The Incorrect Analysis

The initial part in your analysis is correct, and hence $x$ follows the marginal distribution it is supposed to follow, which is apparent from the fact that the values for $\text{cdf}(x,1)$ matches the expected values. The second part is faulty due to the $u_1$ term as follows: $$\text{cdf}_{xy}(x,y) = u_1u_2\quad\text{for}\quad u_1=\frac{1}{11}(12x-x^2)=f(x)$$ $$\therefore \text{for given }x,\quad \frac{\text{cdf}_{xy}(x,y)}{f(x)} = u_2$$ So, because of the $f(x)$, we end up using a different $\overline{\text{cdf}}_{y|x}$ to sample $y$ instead of the intended cumulative density function given a particular $x$. To get the $\overline{\text{cdf}}_{y|x}$, we assume this to be coming from a faulty $\overline{P}_{y|x}$: $$\overline{P}_{y|x} = \frac{\partial}{\partial y}(\overline{\text{cdf}}_{y|x})$$ $$\overline{P}_{y|x} = \frac{\partial}{\partial y}\frac{8xy+2x^2y+4xy^2-3x^2y^2}{12x-x^2} = \frac{-6xy+2x+8y+8}{12-x}$$ $$\therefore \overline P_{xy} = \overline P_{y|x}P_x$$ $$\overline{\text{cdf}}_{xy} = \int_0^y \int_0^x \overline P_{xy} dx dy$$ This, as solved in WolframAlpha is a very complicated function, but for our purposes, we can just take the $x$ integral from 0 to 1. $$\overline{\text{cdf}}_{xy}(1,y) = -\frac{2}{11}y\left(\frac{31y}{2}-384(y-1)\coth ^{-1}(23)-21\right)$$ Evaluating this at different values of $y$ will give you the desired faulty values that you are getting in the sampling case above.

Addendum

I did a slight naming error in the Ideal way above, and I have now fixed it. Instead of taking $\text{cdf}_{xy}$ we needed $\text{cdf}_{y|x}$, which is what I assumed from that step onwards but wrote incorrectly. Corrected. That said,

Consider we have chosen u1 such that x=0.5. Then, cdf(x,1) is 0.522. So, for any value 0≤y≤1, cdf(x,y) is smaller or equal to 0.522. But what if we sampled u2 greater than 0.522? Then, y would need to be greater than 1, which is invalid. That's why I thought that normalizing with cdf(x,1) would be necessary. Or, alternatively sampling u2 from [0,cdf(x,1))=[0,u1)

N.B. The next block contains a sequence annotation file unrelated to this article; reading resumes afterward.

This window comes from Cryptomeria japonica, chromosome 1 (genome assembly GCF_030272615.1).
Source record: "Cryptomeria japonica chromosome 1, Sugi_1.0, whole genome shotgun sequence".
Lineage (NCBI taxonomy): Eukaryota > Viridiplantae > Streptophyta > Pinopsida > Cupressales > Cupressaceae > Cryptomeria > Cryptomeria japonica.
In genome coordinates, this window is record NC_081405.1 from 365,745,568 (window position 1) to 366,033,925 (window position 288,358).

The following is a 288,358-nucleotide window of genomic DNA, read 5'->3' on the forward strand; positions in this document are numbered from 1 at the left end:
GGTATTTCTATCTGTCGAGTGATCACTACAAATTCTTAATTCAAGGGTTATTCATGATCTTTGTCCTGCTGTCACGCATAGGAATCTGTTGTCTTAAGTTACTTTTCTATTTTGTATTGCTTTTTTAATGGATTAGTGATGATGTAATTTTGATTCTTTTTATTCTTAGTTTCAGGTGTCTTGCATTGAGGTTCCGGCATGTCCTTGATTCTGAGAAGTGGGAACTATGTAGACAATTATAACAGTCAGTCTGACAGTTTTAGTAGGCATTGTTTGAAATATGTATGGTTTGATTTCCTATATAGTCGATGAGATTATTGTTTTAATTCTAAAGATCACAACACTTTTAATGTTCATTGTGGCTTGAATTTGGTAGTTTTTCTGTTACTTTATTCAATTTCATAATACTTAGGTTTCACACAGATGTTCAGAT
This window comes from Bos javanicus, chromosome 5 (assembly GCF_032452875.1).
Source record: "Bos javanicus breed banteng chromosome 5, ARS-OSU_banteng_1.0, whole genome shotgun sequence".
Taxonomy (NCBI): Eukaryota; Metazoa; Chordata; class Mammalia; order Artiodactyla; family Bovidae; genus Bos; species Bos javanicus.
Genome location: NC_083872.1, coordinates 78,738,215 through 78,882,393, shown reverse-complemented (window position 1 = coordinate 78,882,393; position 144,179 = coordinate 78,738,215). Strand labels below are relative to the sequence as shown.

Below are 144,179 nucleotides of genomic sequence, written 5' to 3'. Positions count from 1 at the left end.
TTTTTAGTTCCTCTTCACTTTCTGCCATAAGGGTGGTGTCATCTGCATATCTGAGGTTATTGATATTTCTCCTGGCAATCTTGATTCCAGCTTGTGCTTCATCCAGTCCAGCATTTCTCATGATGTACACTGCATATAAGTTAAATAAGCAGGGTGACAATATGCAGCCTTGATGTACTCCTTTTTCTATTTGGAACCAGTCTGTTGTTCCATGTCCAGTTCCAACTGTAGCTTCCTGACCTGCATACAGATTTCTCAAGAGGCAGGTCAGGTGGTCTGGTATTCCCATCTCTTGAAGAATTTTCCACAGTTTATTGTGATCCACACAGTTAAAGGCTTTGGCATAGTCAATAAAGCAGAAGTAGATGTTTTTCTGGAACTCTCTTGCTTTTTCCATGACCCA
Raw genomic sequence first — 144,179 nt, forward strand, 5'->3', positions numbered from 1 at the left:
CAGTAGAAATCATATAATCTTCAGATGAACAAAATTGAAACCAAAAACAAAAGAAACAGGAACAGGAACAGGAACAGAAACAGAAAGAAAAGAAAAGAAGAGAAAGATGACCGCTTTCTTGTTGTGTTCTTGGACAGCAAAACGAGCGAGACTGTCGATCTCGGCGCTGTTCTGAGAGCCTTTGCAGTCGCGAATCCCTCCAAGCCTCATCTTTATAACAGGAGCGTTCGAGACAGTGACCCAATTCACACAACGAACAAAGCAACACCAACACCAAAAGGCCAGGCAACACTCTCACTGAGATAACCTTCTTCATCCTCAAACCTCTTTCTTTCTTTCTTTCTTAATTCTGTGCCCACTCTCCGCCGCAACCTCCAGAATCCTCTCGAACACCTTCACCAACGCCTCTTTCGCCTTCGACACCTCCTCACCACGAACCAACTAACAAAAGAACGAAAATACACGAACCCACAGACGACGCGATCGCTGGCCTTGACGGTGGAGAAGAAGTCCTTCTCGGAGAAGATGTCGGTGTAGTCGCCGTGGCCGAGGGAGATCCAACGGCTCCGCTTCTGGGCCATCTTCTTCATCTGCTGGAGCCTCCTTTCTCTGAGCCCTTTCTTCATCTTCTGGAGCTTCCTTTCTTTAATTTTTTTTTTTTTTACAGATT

If, $u_1 \approx 0.522$, that would give us $x \approx 0.5$ from the marginal $x$ sampling (the $\text{cdf}_{xy}(x,1) = \text{cdf}_x = \int_0^x P_x dx$). That means, for $y$, we would set $\text{cdf}_{y|x}(0.5,y) = u_2$. The substituted $0.5$ already takes care of the normalization such that at $u_2=1$, we just need $y=1$

In our case, $\text{cdf}_{y|x} = (2y+xy+y^2-1.5xy^2)/(3-0.5x)$. Substitute $x=0.5$, to get $(2.5y+0.25y^2)/(2.75)=1$, which gives $y\in\{1,-11\}$.

$\endgroup$
  • $\begingroup$ I have to say, the numbers are pretty convincing. However, I still have trouble following the general idea. You state that $u_2=cdf(x,y)$. Here is what I don't get: Consider we have chosen $u_1$ such that $x=0.5$. Then, $cdf(x, 1)$ is $0.522$. So, for any value $0 \leq y \leq 1$, $cdf(x, y)$ is smaller or equal to $0.522$. But what if we sampled $u_2$ greater than $0.522$? Then, $y$ would need to be greater than 1, which is invalid. That's why I thought that normalizing with $cdf(x, 1)$ would be necessary. Or, alternatively sampling $u_2$ from $[0, cdf(x, 1))=[0, u_1)$. $\endgroup$ – Nico Schertler Aug 8 '18 at 7:05
  • $\begingroup$ @NicoSchertler See the addendum and the corrected "Ideal Way" $\endgroup$ – Satwik Pasani Aug 8 '18 at 10:07

Your Answer

By clicking “Post Your Answer”, you agree to our terms of service, privacy policy and cookie policy

Not the answer you're looking for? Browse other questions tagged or ask your own question.